I also ask him about Szepessy’s meth addiction. While the majority of Hudson is being choked by the all too pervasive opioid crisis, Ronan, who is gay, is fighting meth. something all too common in our community. “I think that for me, the bottom line is I personally have had struggles with substance abuse, specifically alcohol but I think that addiction is real and addiction is intense. And I think that addiction is something that we don’t always talk about and don’t always think about. And in many ways it’s sort of like it’s part of culture in so many ways. I think that certainly drug use part of gay culture. But I think that alcohol abuse is part of every culture that there’s a glamorization of it and there’s a way that it’s a sort of for myself, at least, substance abuse as existing on a spectrum with other forms of mental illness and being inextricably connected with them so that substance abuse is in many ways a form of self-medication and that we have trauma and damage in the past that we haven’t come to terms with or that we can’t confront or that is still causing us pain that we haven’t found a productive way to treat that we turn to substances because they take away some of the pain even if they create other kinds of pain. So that’s something that I think is a real dynamic and people’s lives that I’m always interested in exploring in fiction. So I do think that there’s probably an above average number of addicts in my fiction than there is in maybe. We’ll probably not more than there is in the general population.”

Miller underscores all this by saying “It’s a real issue I want to talk about and I want to sort of expose and connect the dots to how trauma and mental illness and substance abuse are connected and how we have to sort of treat, handle them together and treat them together to grow.”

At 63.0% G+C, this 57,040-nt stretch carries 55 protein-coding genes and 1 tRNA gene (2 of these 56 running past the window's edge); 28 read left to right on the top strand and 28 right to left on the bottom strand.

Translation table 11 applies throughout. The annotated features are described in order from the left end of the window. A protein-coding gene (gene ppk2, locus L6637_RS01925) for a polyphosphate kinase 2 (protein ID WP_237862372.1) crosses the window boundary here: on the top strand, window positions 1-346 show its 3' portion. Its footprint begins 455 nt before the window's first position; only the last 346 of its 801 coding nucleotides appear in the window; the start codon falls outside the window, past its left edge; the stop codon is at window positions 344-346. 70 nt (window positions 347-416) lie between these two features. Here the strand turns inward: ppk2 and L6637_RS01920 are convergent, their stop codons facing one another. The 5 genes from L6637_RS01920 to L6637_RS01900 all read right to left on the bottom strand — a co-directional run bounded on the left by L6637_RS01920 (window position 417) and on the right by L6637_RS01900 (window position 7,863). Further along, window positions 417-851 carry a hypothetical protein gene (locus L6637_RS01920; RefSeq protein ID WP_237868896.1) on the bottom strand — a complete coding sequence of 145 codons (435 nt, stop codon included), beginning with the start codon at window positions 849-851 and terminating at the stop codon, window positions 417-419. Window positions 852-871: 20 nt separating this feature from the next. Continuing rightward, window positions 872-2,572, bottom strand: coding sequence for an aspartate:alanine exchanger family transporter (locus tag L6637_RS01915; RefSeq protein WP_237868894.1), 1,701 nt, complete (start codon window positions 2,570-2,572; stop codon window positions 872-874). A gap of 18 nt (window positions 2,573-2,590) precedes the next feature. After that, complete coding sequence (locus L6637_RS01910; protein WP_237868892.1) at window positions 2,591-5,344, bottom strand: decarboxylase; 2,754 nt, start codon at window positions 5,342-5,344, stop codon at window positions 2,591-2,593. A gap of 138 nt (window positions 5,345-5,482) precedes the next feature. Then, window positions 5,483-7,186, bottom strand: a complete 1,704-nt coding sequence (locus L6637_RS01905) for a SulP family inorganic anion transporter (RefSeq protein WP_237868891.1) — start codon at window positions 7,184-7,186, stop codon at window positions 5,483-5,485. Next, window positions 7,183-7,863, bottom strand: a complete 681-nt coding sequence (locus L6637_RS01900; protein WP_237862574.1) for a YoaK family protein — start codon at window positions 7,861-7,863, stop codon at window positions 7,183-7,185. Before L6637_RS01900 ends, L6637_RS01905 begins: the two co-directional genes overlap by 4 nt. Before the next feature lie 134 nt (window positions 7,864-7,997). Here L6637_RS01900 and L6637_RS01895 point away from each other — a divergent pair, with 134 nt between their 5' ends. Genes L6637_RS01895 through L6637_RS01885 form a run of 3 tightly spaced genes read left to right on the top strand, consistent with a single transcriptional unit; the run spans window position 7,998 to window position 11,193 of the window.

In addition to the real socio-economic problems, “There are violent ghosts, flying whales, and dead people with mouthfuls of saltwater hundreds of miles from the ocean in Sam J. Miller’s The Blade Between, but it all makes sense. It all makes sense because the story takes place in Hudson, New York, a place built on the remains of slaughtered whales, where their unused parts were buried underground and the scraps were fed to animals later used to feed people. Hudson is full of angry spirits, but now a different monster is destroying it: gentrification.”

I then ask Miller something that has bothered me about the story, why does Rowan have to die? It felt all too similar to the fate of many LGBT characters at the mercy of heteronormative writers for far too long and is in fact a literary trope called “burying your gays.”